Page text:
Dauser, Sue (b. 1888)
Dauser, Sue (b. 1888)
American superintendent of the Navy Nurse Corps. Born Sue Sophia Dauser in Anaheim, California, on September 20, 1888; daughter of Francis X. Dauser and Mary Anna (Steuckle) Dauser; graduated from the Fullerton High School, 1907; attended Leland Stanford University, 1907–09; graduated from California Hospital School of Nursing, Los Angeles.
In September 1917, five months after the United States entered World War I, 29-year-old Sue Dauser, joined the Naval Reserve as a nurse. Immediately appointed a chief nurse in charge of Base Hospital No. 3, a medical facility organized in Los Angeles, she was then mobilized in Philadelphia for shipment overseas. Eight months later, Dauser was appointed nurse in the Regular Navy and, once again, immediately promoted to chief nurse, U.S. Navy. After duty with Base Hospital No. 3 in Edinburgh, Scotland, she served at naval hospitals in Brooklyn, San Diego, and aboard ship. In 1923, when President Warren G. Harding made his Alaskan cruise on the Henderson, she tended the president aboard ship during his final illness. Her later tours included "tropical duty" in Guam and the Philippines, after which she served in San Diego and Puget Sound, Washington. Dauser subsequently served at Mare Island, California, and at the U.S. Naval Dispensary at Long Beach, where she was in charge of nursing activities from 1935 to 1939.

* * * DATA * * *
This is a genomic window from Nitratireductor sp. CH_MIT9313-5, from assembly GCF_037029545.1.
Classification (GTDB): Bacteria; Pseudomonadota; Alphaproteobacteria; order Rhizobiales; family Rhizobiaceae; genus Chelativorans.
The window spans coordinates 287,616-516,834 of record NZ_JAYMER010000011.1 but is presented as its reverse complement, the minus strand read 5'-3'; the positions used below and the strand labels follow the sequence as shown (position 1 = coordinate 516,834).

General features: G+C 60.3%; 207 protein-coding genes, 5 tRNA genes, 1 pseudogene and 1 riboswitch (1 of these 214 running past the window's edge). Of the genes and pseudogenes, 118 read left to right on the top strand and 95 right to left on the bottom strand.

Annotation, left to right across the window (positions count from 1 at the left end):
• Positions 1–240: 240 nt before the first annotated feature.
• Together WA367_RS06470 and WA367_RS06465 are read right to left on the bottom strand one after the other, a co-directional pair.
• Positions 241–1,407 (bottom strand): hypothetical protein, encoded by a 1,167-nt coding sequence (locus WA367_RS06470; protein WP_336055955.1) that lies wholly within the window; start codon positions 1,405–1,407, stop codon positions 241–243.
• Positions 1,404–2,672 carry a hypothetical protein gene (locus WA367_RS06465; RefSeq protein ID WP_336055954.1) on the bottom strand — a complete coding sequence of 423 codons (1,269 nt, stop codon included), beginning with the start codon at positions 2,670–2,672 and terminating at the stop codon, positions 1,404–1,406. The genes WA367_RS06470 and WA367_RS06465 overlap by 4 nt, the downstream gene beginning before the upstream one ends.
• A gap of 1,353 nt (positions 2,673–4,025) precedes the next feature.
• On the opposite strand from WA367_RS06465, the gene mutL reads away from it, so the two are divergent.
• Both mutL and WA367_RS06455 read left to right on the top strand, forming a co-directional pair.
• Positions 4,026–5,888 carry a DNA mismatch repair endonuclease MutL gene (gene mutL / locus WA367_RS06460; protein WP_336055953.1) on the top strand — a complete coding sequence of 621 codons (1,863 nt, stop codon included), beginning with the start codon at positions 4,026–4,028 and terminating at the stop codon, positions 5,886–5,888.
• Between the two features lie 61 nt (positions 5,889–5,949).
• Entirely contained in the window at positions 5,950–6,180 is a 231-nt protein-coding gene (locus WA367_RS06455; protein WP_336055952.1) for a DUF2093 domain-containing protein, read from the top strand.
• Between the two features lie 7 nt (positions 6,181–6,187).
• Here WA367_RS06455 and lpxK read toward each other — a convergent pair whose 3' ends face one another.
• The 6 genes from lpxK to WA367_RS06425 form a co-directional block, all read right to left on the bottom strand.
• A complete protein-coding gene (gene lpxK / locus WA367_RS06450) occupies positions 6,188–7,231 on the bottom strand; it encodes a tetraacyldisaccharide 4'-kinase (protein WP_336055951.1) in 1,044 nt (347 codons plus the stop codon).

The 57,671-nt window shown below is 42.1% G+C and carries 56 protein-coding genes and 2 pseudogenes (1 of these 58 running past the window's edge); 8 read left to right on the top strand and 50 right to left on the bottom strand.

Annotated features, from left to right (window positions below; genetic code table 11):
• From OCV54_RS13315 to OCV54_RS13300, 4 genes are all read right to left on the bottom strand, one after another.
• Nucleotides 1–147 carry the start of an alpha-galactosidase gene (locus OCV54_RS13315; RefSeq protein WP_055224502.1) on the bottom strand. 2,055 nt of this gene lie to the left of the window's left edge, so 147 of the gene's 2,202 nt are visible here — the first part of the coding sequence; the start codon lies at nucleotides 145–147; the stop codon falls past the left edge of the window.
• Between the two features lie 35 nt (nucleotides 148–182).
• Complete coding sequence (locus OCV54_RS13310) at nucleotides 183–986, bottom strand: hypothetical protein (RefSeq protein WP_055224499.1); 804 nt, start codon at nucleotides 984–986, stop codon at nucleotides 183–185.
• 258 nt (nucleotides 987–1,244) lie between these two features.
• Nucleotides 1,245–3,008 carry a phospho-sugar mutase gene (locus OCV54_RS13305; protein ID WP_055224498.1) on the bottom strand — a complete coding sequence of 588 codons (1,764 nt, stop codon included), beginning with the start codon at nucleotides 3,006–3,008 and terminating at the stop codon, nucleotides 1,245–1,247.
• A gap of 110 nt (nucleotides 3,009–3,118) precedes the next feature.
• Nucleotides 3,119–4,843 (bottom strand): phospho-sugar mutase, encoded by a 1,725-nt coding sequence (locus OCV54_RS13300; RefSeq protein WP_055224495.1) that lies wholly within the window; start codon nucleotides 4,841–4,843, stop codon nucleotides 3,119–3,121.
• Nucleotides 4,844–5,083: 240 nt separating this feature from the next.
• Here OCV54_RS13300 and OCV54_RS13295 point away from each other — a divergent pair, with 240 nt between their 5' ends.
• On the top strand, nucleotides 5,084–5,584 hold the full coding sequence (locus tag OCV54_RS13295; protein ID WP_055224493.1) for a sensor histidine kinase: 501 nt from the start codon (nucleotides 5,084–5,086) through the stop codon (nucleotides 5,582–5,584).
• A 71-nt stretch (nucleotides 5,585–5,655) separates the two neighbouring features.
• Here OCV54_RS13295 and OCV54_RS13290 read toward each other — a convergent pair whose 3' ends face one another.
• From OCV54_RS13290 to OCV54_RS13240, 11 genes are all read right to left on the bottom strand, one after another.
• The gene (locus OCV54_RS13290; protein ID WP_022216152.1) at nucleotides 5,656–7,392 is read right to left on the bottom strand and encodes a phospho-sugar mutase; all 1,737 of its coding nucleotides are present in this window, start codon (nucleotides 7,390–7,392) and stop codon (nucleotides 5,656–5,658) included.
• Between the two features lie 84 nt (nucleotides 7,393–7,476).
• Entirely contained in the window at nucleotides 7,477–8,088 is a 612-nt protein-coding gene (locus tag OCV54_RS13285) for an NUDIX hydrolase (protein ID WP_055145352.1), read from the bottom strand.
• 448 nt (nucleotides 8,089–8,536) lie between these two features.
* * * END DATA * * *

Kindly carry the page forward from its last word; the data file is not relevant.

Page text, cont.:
In 1939, she was named superintendent of the Navy Nurse Corps. Dauser was given the twofold task of organizing and administering the expanded Nurse Corps in preparation for and during World War II, as well as securing equitable rank and privileges for navy nurses. (At the time, the navy offered its nurses only vague "officer's privileges" in lieu of relative rank, thus making it difficult to recruit reserves.) In July 1942, Congress provided for relative rank (title and uniform, but not commission, pay, or other benefits of regular rank), and Dauser received the relative rank of lieutenant commander. The pay discrepancies ($90 for a nurse ensign as compared to $150 for a male counterpart) were addressed in December 1942. A year later, in December 1943, Dauser was promoted to the relative rank of captain, equivalent to Florence A. Blanchfield 's army rank of colonel, making her the first American woman entitled to wear four gold stripes on the sleeve of her uniform. In February 1944, temporary commissions were authorized for all army and navy nurses.
Dauser, who outranked all other women commanders in the armed forces, continued her leadership of some 8,000 nurse officers until November 1945, when she stepped down as superintendent. She retired from the navy in April 1964 and took up residence in La Mesa, California.